People often think something they do is bad and then try to stop right away. Like smoking or spending lots of time on Facebook.
Often they don't do anything at all about it for a long time. Then they abruptly try to quit their "habit". (Peeing isn't call a "habit". People usually only call something a "habit" if they think it's bad.)
First they didn't judge their activity. They weren't thoughtful. Then they get super judgey. They think of a reason it's bad and now view it as totally unacceptable.
If something is a significant part of your life, or you otherwise find it difficult to stop, then don't try to quit abruptly.
Pay attention to what you do. Pay attention to how you feel about it. Try to understand why you do it. Try to learn more things about it, both good and bad. Write down factual notes about what you do including thoughts and feelings you have as part of the activity. Think of it as an information-gathering phase.
Don't threaten the activity. Then that part of you will get defensive. Do introspection. Be more thoughtful, present and mindful about it. That isn't an attack. Don't attack that part of yourself.
Once you understand yourself better (gather information for longer than you think is enough) then you can calmly analyze what you learned and consider if you'd like to make any changes and what problems you could run into.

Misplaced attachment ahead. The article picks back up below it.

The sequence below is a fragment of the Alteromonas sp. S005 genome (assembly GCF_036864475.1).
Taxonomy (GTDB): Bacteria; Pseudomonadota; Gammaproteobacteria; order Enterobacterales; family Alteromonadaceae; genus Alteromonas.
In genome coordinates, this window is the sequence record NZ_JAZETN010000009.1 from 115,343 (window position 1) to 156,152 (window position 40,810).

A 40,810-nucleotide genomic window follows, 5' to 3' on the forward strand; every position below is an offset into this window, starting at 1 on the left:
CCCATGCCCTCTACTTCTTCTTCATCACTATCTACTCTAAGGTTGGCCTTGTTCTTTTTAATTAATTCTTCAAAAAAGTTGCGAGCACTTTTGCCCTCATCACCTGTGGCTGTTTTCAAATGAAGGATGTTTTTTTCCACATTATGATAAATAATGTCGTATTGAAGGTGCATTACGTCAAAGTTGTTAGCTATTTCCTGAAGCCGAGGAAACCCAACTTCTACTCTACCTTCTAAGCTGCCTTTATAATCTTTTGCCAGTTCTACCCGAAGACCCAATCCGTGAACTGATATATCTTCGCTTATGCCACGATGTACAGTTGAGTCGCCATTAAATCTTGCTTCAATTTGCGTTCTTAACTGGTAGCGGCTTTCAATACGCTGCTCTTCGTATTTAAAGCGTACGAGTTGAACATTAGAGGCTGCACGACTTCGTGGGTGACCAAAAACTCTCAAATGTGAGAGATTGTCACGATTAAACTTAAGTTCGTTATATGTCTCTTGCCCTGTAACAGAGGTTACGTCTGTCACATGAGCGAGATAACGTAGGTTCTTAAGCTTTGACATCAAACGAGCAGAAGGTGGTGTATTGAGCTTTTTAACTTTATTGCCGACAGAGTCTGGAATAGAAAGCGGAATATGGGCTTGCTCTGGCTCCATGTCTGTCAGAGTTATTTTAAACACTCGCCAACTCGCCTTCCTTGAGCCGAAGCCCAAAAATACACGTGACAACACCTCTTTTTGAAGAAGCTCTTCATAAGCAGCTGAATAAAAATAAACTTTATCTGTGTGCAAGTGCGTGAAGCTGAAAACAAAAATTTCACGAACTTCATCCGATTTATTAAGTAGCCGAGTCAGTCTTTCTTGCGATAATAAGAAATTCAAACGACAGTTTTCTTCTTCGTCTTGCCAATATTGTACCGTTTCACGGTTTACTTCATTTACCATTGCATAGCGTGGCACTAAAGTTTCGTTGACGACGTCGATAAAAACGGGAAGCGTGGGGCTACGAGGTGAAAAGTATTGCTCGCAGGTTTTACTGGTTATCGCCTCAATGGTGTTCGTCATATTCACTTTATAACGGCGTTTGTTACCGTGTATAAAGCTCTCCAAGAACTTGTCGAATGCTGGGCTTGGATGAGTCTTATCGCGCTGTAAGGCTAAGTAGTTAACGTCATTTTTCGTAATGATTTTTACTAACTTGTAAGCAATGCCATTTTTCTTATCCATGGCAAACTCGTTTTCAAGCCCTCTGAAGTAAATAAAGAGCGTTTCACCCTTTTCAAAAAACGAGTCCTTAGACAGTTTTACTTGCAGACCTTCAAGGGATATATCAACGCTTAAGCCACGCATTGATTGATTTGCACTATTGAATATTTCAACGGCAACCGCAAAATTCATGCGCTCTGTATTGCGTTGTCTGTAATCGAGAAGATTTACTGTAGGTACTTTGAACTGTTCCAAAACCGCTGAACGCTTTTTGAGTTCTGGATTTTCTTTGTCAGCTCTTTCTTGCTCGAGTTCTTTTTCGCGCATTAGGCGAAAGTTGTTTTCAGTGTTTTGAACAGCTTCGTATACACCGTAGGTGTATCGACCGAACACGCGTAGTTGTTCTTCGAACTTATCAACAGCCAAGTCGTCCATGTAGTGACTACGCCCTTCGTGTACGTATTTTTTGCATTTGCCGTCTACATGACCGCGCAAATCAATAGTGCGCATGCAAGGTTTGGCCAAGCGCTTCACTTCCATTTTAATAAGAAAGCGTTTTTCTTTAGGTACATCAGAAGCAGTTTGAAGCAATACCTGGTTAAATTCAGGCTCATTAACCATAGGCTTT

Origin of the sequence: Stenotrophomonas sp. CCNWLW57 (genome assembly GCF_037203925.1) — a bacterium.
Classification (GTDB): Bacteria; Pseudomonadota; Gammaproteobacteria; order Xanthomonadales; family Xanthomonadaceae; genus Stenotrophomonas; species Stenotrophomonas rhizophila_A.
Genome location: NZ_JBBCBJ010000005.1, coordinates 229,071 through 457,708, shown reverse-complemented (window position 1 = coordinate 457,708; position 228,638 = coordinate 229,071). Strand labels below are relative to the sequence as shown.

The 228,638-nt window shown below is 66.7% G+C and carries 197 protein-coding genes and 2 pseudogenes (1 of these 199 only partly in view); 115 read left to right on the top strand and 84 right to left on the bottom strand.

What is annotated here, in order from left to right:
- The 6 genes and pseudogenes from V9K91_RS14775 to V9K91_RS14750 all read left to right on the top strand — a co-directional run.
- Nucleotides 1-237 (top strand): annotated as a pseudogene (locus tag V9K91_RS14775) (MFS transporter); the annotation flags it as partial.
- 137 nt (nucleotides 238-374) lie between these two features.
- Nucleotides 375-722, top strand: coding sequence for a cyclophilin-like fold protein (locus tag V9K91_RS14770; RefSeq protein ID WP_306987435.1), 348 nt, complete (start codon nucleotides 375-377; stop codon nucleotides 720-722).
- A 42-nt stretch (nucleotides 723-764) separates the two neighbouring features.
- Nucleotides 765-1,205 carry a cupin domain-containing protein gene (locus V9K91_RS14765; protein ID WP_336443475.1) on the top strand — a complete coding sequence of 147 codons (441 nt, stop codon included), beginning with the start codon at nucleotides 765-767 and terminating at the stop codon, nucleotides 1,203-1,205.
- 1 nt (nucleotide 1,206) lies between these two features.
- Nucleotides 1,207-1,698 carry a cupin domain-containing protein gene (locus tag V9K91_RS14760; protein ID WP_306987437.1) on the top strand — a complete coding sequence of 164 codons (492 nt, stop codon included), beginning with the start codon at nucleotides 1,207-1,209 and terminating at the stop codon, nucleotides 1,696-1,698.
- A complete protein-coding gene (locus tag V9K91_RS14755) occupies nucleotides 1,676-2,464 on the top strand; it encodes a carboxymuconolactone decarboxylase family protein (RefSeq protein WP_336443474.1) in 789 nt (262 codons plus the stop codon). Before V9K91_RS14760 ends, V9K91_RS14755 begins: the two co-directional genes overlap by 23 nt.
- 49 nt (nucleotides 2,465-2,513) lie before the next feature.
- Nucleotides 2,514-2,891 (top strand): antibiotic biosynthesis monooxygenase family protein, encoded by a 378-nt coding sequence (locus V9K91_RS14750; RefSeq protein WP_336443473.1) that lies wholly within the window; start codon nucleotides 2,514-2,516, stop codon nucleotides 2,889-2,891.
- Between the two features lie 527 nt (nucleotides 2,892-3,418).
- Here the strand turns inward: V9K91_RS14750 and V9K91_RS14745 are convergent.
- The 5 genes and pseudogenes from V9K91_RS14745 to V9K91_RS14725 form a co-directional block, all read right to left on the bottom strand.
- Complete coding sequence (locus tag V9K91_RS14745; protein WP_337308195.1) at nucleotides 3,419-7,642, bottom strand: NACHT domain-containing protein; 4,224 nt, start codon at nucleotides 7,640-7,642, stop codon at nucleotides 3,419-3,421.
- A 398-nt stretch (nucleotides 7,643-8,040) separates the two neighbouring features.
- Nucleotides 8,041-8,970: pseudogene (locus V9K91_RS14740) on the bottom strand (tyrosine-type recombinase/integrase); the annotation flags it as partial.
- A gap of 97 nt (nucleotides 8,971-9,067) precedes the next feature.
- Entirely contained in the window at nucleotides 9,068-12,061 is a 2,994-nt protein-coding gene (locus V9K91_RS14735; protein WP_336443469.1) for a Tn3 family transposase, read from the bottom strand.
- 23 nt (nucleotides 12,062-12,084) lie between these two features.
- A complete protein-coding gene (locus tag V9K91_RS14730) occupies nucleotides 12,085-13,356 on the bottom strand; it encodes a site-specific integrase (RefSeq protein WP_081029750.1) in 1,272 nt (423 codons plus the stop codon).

What's good about the activity that maybe you don't want to give up? Maybe you can find another way to get it, and get that working first, and then after that's already successful then you could quit the original activity since you don't need it anymore.
When you quit it should be easy. If you have a good solution then you won't have much temptation, relapses, mixed feelings, etc. If you're running into those kinds of issues then stop trying to quit and go back to the learning-but-not-changing phase.
This all fits with the general pattern I advocate of powering up first (especially by learning) and then doing things when they're easy. Trying to do things when they're hard is inefficient and you'd be better off learning more instead of putting so much effort into doing this one thing early.